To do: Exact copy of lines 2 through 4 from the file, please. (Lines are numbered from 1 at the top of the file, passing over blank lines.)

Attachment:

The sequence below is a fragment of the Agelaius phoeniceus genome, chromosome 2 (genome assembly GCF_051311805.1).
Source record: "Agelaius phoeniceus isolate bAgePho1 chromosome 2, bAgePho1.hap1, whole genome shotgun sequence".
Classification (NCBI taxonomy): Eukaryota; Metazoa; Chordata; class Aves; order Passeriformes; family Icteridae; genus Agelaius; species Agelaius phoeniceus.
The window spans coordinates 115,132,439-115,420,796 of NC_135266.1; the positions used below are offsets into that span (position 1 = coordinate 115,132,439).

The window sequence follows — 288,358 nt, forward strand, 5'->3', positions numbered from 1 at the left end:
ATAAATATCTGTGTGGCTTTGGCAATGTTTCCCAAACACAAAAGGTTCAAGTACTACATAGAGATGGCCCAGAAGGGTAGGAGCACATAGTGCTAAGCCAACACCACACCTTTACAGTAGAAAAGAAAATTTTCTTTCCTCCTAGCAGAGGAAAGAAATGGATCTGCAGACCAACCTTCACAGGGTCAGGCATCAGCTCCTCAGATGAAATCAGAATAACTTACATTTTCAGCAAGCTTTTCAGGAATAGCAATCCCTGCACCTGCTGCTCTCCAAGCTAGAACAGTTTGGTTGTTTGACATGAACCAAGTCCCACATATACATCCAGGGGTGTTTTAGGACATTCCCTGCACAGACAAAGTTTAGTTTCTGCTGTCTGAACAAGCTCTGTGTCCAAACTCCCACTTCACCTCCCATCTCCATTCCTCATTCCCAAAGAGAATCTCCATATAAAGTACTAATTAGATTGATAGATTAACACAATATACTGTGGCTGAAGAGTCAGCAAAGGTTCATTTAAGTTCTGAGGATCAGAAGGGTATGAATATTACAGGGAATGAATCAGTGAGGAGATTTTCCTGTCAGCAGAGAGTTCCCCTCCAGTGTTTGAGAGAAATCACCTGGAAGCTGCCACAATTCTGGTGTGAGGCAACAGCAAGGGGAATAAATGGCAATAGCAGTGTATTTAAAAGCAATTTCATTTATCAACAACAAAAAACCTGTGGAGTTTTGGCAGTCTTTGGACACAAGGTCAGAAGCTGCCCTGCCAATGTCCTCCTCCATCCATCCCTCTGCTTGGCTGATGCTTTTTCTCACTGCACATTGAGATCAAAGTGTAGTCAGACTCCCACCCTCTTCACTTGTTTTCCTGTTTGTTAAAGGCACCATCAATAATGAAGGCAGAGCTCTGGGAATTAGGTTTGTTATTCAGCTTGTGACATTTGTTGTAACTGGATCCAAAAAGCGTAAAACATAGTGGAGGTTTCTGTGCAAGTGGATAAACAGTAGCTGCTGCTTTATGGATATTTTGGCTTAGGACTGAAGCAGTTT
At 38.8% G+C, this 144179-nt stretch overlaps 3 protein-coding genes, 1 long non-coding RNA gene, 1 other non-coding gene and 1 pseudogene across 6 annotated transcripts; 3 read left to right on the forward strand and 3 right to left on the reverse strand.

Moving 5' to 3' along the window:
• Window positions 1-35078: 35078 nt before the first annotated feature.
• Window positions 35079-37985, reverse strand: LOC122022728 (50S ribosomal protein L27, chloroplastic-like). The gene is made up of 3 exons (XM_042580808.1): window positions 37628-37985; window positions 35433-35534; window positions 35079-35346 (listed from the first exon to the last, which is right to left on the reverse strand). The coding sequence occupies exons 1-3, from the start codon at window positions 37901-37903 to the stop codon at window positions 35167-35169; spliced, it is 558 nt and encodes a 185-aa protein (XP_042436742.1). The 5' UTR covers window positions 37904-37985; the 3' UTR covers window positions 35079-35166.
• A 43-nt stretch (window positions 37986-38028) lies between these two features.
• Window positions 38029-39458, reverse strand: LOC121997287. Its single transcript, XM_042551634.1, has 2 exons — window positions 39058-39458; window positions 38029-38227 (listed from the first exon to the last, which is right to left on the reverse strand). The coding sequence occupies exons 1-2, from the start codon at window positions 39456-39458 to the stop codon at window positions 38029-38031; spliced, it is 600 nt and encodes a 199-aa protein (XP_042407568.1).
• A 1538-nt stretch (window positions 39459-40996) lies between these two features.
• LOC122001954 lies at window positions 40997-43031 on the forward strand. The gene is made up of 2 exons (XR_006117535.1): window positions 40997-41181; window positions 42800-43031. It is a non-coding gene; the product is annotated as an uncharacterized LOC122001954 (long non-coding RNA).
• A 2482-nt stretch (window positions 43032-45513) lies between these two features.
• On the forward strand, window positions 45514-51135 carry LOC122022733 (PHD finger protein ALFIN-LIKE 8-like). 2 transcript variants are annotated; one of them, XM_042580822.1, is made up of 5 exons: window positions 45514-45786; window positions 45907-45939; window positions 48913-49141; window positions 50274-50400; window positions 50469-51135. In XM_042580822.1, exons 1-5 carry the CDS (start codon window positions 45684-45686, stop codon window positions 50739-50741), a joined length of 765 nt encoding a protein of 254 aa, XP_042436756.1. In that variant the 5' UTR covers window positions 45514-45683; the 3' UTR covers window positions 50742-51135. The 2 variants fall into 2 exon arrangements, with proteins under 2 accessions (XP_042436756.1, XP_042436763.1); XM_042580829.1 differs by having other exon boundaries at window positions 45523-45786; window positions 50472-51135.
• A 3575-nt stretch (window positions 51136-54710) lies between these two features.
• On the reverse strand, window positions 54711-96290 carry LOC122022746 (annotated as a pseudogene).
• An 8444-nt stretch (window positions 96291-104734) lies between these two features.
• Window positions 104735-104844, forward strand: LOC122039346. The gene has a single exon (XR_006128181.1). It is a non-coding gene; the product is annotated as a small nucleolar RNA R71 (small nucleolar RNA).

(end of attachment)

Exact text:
Source record: "Agelaius phoeniceus isolate bAgePho1 chromosome 2, bAgePho1.hap1, whole genome shotgun sequence".
Classification (NCBI taxonomy): Eukaryota; Metazoa; Chordata; class Aves; order Passeriformes; family Icteridae; genus Agelaius; species Agelaius phoeniceus.
The window spans coordinates 115,132,439-115,420,796 of NC_135266.1; the positions used below are offsets into that span (position 1 = coordinate 115,132,439).